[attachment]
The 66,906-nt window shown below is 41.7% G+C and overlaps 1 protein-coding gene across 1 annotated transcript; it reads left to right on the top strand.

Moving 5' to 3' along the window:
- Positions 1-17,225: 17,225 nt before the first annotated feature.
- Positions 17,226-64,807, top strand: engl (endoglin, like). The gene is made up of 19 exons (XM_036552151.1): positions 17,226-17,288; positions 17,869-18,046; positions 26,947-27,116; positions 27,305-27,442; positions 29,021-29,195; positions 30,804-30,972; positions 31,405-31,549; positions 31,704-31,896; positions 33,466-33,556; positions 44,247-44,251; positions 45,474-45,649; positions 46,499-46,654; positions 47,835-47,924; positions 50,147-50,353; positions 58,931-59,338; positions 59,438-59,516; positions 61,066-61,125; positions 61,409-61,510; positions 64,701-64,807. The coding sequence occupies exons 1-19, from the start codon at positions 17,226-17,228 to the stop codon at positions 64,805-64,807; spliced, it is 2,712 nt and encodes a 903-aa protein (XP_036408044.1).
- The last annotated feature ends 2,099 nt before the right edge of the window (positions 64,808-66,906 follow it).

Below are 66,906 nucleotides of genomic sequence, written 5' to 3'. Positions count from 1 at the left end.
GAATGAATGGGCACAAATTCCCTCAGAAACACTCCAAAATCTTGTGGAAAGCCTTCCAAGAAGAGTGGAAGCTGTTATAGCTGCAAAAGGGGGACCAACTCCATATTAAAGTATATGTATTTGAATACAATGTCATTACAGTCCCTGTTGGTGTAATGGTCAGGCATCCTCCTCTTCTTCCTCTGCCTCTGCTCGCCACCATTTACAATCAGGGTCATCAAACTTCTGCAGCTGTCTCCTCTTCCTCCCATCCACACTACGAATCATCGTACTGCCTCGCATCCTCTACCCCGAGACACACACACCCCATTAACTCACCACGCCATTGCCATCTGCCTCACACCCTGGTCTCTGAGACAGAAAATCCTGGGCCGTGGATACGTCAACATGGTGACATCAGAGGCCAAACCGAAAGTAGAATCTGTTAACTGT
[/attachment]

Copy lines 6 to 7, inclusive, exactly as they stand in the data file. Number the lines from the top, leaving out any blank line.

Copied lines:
Below are 66,906 nucleotides of genomic sequence, written 5' to 3'. Positions count from 1 at the left end.
GAATGAATGGGCACAAATTCCCTCAGAAACACTCCAAAATCTTGTGGAAAGCCTTCCAAGAAGAGTGGAAGCTGTTATAGCTGCAAAAGGGGGACCAACTCCATATTAAAGTATATGTATTTGAATACAATGTCATTACAGTCCCTGTTGGTGTAATGGTCAGGCATCCTCCTCTTCTTCCTCTGCCTCTGCTCGCCACCATTTACAATCAGGGTCATCAAACTTCTGCAGCTGTCTCCTCTTCCTCCCATCCACACTACGAATCATCGTACTGCCTCGCATCCTCTACCCCGAGACACACACACCCCATTAACTCACCACGCCATTGCCATCTGCCTCACACCCTGGTCTCTGAGACAGAAAATCCTGGGCCGTGGATACGTCAACATGGTGACATCAGAGGCCAAACCGAAAGTAGAATCTGTTAACTGT